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A New Data Analytics Hierarchy | IT Business Edge

Posted by Michael Vizard Nov 1, 2011 2:36:24 PM


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Big Data Analytics

The first steps toward achieving a lasting competitive edge with Big Data analytics.

It’s no secret that the number of options available for storing and analyzing large amounts of data has been increasingly rapidly. The challenge going forward is figuring out what data to store where and what tools should be analyzed.

Sybase, an SAP company, moved to address that issue today with the release of version 15.4 of the Sybase IQ columnar database. The new release adds integration with the open source Hadoop data management framework along with a native MapReduce API, Predictive Model Markup Language (PMML) support, and a library of statistical and data mining algorithms that are tightly coupled with Sybase IQ’s PlexQ massively parallel processing (MPP) engine.

According to Joydeep Das, director of analytics product management at Sybase, the real end goal is to give customers the ability to quickly analyze data stored inside or outside of the IQ database. In some instances Das says that may mean transferring data from, for example, Hadoop into the IQ database. In other instances it may simply mean taking advantage of Sybase IQ’s ability to federate the processing of a request across Hadoop and Sybase IQ without having to move any data.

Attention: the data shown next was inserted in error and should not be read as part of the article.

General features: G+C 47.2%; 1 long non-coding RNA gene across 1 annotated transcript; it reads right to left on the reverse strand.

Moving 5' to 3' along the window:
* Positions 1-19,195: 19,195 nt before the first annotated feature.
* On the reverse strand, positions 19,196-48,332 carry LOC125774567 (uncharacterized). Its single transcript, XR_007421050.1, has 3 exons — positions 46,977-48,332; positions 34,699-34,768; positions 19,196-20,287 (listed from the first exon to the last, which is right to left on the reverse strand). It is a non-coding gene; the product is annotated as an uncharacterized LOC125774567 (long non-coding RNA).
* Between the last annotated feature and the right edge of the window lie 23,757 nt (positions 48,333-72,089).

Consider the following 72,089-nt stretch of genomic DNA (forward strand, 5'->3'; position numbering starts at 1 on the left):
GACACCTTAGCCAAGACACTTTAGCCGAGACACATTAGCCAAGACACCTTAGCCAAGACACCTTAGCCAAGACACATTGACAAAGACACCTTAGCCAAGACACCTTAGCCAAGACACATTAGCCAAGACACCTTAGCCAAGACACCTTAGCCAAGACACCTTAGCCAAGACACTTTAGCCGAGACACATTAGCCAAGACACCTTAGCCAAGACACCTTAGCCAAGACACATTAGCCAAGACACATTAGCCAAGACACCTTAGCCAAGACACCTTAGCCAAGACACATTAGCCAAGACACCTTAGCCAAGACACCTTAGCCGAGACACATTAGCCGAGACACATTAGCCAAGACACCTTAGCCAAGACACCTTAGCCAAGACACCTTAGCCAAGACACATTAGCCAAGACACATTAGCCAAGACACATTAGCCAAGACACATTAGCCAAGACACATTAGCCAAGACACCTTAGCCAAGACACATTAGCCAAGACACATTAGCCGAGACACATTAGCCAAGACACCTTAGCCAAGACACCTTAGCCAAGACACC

Das says there are multiple approaches to integrating data analytics across multiple data structures. With the release of 15.4 of Sybase IQ the company is embedding support for many of the interfaces these applications rely on, such as MapReduce, to improve the processing performance of the applications.

The best thing about Hadoop is that it provides a framework for managing large amounts of data on industry-standard x86-class servers. But Hadoop is not known for the speed at which that data can be processed. Going forward, IT organizations will be leveraging Hadoop to store more data than ever. But when it comes time to analyze the subsets of data that have the most value, Das says there is still going to be a need for powerful engines to run complex analytic queries.

So while Hadoop represents a major advancement in terms of reducing the cost of managing Big Data, it really represents the introduction of a critical new layer in the hierarchy of data management that still needs to be augmented by high-performance analytics systems.


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